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TonyAngels

Fishing tins?

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Ok guys this is my first year fishing the surf and so far I have yet to land my first striper. I have been lucky once or twice with bluefish on lures and killed it fishing blues on bait now don't get me wrong I love reeling in fish but now I really want to lean. I just finished the art of surf casting with lures and wow what an amazing read. One thing I learned from that book was that I need to be confident in my lures so what I would like to do is learn all I can about fishing tins. I want to learn and practice fishing tins and make tins my main focus while experimenting with other lures. Thanks to the point Jude black knight lures I now learned that I can fish tins both in the day and at night. I have many questions my main one being to ask for any tips on fishing tins? What kind of tins I should get to start with right now I just have some diamond jigs? Where to fish them how to fish them? The weight of the lures as in what weight to use for calm, moderate, and nasty surf conditions? And I also heard of a keeled tin. What is a keeled tin? And I read it keeps the lure off the bottom. So how and when should I fish these types of lures over the other non keeled? I know these are a ton of questions I'm just really looking for a good start to get myself going on becoming comfortable with tins and making tins the main focal lures that I will always feel comfortable fishing. Also if anyone has any books about fishing tins I would greatly appreciate it if they could post the author and title in this thread for me thanks and again sorry for all the questions but if anyone can even answer one or some any info will help me get a start on my tin fishing journey if it helps at all I fish the south shore of long island around Robert Moses field 2, cap tree bridge, soar thumb etc

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A keeled tin will swim higher in the water column as it rides like a little boat. Here are some examples.

 

These would imitate a medium profiled baitfish like a mullet or small mackeral

 

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Here are some oval keeled metals that would imitate butterfish or peanut bunker.

 

p><p>  <a href=http://www.stripersonline.com/image/id/1663247/width/1000/height/500' alt='500'>

 

Fishing tins is a valuable method of attaining success in our sport.When possible "match the hatch".....choose a tin whose profile resembles the bait that is around at the time. Often overlooked and employed only in "blitzes", metals can cast through a stiff wind when larger plugs won't cut it. By the way, when a bluefish or small striper blitz is on, remember that there are often bigger ,lazy, stripers down deep under the surface action waiting for an easy meal to drop down ! A metal lure will get deep where the big fish often are hunting. They will get you the distance you need when the fish are just too far for a wooden or plastic plug. Definately a weapon worth having in your arsenal !

 

 

 

 

 

 

 

 

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Nice summary Joe! I would suggest that you pick up a couple of tins in the 1 1/2 -2 oz range from Joe's first 2 pictures since you already have a couple diamonds.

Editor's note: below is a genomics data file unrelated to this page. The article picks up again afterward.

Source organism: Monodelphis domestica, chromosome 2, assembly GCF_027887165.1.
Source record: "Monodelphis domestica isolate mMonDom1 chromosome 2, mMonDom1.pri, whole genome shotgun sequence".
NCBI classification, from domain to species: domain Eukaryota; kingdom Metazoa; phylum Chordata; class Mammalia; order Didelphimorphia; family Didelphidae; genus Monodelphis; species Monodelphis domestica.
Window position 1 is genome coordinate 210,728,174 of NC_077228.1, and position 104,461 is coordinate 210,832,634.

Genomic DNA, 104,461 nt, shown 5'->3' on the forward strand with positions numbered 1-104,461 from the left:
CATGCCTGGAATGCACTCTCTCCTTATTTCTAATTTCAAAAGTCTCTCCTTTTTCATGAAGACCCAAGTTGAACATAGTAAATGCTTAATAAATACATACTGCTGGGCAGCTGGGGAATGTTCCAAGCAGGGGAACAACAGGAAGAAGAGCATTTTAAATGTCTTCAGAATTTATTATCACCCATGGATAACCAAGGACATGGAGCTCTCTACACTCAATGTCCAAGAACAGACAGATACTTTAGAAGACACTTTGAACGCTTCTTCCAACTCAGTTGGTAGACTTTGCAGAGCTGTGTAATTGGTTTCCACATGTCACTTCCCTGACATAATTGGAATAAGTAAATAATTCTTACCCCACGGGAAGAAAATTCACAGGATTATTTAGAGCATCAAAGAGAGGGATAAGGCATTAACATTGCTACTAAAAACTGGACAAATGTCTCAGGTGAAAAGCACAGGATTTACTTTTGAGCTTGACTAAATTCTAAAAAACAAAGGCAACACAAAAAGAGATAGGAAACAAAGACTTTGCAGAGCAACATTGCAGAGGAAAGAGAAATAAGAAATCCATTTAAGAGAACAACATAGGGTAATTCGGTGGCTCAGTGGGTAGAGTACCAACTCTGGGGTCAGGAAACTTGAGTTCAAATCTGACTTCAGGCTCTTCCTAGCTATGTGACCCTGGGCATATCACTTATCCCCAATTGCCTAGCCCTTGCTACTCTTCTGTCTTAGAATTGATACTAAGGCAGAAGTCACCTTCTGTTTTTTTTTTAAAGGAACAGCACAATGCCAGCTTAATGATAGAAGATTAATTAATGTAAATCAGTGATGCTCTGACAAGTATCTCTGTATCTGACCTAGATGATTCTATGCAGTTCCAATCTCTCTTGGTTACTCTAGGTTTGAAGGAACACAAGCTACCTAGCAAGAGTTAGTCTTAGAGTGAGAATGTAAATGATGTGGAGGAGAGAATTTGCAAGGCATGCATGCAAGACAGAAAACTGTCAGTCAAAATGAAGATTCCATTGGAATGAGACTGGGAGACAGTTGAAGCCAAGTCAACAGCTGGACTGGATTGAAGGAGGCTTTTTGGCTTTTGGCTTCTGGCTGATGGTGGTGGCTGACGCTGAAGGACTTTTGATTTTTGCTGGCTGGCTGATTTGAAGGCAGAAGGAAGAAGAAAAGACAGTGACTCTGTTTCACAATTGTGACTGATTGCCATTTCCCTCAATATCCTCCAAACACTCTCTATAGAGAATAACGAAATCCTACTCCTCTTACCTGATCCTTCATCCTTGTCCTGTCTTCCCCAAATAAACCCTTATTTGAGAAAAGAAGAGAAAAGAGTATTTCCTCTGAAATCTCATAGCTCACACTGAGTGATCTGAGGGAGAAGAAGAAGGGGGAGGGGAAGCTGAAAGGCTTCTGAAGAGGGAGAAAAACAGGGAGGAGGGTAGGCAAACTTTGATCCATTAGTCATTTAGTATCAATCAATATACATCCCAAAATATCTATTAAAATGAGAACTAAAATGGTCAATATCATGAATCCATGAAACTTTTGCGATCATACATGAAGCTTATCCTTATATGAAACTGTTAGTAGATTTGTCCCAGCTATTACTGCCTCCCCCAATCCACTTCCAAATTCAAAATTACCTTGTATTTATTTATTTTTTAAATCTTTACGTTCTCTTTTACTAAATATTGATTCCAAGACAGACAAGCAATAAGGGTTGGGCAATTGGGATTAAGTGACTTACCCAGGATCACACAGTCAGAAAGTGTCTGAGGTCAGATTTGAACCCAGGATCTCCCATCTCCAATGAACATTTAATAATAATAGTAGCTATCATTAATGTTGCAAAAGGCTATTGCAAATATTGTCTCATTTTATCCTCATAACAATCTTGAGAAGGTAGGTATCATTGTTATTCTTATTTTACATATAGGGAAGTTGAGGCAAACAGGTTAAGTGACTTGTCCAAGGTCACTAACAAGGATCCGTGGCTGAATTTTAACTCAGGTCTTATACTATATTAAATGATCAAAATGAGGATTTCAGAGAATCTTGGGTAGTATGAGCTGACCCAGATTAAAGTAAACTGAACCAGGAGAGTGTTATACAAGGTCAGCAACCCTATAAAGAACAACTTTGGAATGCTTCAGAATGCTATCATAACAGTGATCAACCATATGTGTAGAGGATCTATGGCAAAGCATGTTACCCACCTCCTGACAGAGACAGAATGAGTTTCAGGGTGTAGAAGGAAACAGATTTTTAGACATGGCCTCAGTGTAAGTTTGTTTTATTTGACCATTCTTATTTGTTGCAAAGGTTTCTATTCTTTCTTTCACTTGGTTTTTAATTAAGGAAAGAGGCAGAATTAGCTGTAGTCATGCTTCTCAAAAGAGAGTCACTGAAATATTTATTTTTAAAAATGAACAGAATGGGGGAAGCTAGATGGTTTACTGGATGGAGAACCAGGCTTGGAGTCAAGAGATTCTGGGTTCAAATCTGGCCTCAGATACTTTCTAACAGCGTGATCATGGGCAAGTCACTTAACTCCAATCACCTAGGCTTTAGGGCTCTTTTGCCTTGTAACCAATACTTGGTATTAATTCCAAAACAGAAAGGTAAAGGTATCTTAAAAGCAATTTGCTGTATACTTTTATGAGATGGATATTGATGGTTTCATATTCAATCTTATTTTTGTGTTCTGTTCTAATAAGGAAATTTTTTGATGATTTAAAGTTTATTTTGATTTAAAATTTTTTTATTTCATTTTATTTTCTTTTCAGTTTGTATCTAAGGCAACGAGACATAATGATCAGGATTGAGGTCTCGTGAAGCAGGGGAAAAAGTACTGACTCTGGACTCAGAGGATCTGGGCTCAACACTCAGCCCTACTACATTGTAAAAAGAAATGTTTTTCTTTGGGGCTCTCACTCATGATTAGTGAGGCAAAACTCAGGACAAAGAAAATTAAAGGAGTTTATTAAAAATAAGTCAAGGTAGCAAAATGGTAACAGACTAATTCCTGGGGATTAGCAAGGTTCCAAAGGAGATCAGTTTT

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I wouldn't venture out without a few Hopkins either, year after year they are solid fish catchers. With all tins always have a few different weights to match the water conditions, rougher surf and/or wind will call for heavier weights.

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And when the Blue fish blitz you can catch them on SS knife handles with a hook on the end. There are times when bucktail on the hook can make a difference.

The trouble with tins is they make you feel like you're a great caster. Often the bass are in close and you just have to get a five inch plastic minnow over the first wave to get them. So you have to spend your nonproductive hours learning to cast everything in your bag.

 

Peace

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If you haven't already, do a search on "metal" and "tins". We have had some very good conversations. There are some guys on here that are very good with theseslures. My last two seasons, were pretty muchtins and bucktails, and I have been very happy with my success.

 

Do the search, it will pay off.

 

good luck

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The tin I have been using for years, is the tin squid. This tin can be rigged with a bucktail, a tube or a single hook for a pork trailer or a swirltail grub. I use Hopkins types too and i like these with a 4" swirltail on the end as well. I like 'em in the 1 1/2 oz to 3 oz range. Of course in fast water or storms, the heavier will work best for me.smile.gif


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As far as I'm concerned, tins are absolutely essential...I think I've caught almost everry essential gamefish species on my resume (both fresh and salt) on tins at one time or another. But I also think there's a time and place for them and believe you shouldn't get stuck with tunnel vision using only tins

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As far as I'm concerned, tins are absolutely essential...I think I've caught almost everry essential gamefish species on my resume (both fresh and salt) on tins at one time or another. But I also think there's a time and place for them and believe you shouldn't get stuck with tunnel vision using only tins

 

I agree Albacized . Our lures are tools to get a job done.....sometimes you need a screwdriver, sometimes a hammer.You don't want to show up at the job without the right tools!;)

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